Have now been seperated from my wife since October 2011 and I really want to get the ball rolling on a divorce. We both reside in Scotland, and have a child under 16 so will have to go down the ordanary procedure. We have both moved on and now both have new partners.
The issue is that with my and my new partners combined income, I cannot qualifiy for legal aid, but do not have the spare cash to employ the service of a solicitor.
We have a marital home and marital related debts and pensions that need dividing. i accept that I will need the services of a solicitor to execute the sale and or divisioon of the marital home.
My ex wife to be, has legal representation and they are refusing to provide any information to myself as I am representing myself. Sighting that I need P.I. insurance to see my wifes financial information. They also refuse to supply any state or priivate pension information to myself. I have prepared all my financial information and am ready to send this to her representation, but feel that the information flow is only one way.
As for our child, i have been to court regarding this matter, of which I represented myself, and I am in the process of asking for the case to be unsisted as my wife keeps revoking access and refusing to attend mediation on this mattter.
I suppose my question is, DO I need legal representation of can i represent myself?
Representing oneself in Scotland in legal matters is difficult, partly due to the exacting wording and laying of of Writs and other legal documents. There are some allegedly DIY Scottish Ordinary procedure divorce services, but this is for the divorce application only and I think costs around £800(excluding Court and Notary Public fees).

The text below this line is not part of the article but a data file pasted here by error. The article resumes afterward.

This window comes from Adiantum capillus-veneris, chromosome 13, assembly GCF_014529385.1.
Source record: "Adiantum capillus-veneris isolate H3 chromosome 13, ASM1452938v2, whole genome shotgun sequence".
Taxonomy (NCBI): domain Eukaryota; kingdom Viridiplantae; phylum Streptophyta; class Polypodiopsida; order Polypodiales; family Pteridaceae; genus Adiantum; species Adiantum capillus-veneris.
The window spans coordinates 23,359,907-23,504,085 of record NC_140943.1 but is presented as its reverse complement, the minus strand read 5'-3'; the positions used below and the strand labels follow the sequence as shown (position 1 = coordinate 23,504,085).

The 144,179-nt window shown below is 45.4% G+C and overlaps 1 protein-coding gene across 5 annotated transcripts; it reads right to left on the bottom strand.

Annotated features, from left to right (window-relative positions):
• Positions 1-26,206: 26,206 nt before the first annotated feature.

You will need a solicitor to draw up the Separation Agreement, as this is a legally binding document, and needs to written correctly, with all the correct clauses in it, only someone with the proper qualifications and training can do this really.
it is possible to engage the services of a sols, but do the bulk of the work yourself, ie writing letters to the other side, dealing with the information from the other side etc, but keep the sols for the legalities such as the writing of the SA and divorce Writ.
You don''t require Professional Indemnity Insurance to see the other side''s financial details - regarding the lack of information from the other side, a strongly worded solicitor''s letter should be enough to poke them into action. Sometimes it is worth paying a sols to get things moving properly.